A 17-year survey of major congenital neurologic malformations among infants born in U.S. Army Hospitals worldwide from January 1, 1971 through December 31, 1987 is presented from the Neonatology Services, Walter Reed Army Medical Center, Washington, DC and Travis Grant USAF Medical Center, Travis Air Force Base, CA. From a population of 763 364 live-born and stillborn infants, 275 had anencephaly (0.36 per 1000 total births), 526 had spina bifida (0.69 per 1000), 112 had encephaloceles (0.15 per 1000), and 370 had hydrocephalus (0.48 per 1000 total births). The incidence of CNS defects among stillborn infants was 24 times greater than among live-born infants. There was a female preponderance of infants with anencephaly, spina bifida and encephalocele and a male predominance for hydrocephalus. Black infants were less likely than white infants to have spina bifida. Other congenital anomalies were associated in 20% of infants with anencephaly, 40% with encephaloceles, 37% with hydrocephalus, and 22% with spina bifida. [1]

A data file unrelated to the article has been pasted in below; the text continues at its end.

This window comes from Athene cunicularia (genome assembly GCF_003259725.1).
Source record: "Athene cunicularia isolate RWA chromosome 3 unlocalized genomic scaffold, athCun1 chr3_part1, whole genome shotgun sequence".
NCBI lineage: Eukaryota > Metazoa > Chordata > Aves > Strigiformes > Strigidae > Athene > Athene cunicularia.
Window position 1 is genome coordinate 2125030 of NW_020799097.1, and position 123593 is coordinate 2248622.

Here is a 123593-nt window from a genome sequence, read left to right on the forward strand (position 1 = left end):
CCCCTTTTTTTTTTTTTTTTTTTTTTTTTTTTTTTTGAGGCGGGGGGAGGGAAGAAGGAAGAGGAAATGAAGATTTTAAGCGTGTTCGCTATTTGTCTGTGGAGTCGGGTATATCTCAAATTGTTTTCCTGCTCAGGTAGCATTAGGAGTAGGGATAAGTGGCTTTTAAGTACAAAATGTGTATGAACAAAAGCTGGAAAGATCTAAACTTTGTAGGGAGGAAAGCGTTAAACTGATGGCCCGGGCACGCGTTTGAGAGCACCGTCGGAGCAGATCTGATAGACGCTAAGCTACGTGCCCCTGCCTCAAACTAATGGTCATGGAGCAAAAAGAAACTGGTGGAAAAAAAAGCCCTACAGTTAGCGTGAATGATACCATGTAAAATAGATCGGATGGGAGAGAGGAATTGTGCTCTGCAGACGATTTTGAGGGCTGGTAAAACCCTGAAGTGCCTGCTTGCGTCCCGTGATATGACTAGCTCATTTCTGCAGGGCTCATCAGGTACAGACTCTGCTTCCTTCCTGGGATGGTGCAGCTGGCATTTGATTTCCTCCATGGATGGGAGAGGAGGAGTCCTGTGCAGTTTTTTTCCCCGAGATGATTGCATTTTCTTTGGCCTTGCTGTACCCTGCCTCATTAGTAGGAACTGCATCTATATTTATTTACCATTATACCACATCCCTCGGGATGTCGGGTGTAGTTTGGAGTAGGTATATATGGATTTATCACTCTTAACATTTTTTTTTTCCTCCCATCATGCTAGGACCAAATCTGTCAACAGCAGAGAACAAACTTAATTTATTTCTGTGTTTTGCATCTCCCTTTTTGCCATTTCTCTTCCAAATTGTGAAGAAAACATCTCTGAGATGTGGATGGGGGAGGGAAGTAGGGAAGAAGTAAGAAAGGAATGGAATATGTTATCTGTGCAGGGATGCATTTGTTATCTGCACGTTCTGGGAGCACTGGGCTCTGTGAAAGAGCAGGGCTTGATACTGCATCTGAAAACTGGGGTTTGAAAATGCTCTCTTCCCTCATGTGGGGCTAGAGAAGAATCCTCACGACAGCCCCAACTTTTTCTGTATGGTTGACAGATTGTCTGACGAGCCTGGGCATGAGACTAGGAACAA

COMMENT. The racial background of the patient population in this study closely resembled that of the United States as a whole and the results may reflect those of the U.S. In the past 20 years, declines in the frequencies of anencephaly and spina bifida have been noted in many countries, particularly in the British Isles. In the present study the incidence of neural tube defects decreased only among white female infants and no etiological factor could be implicated.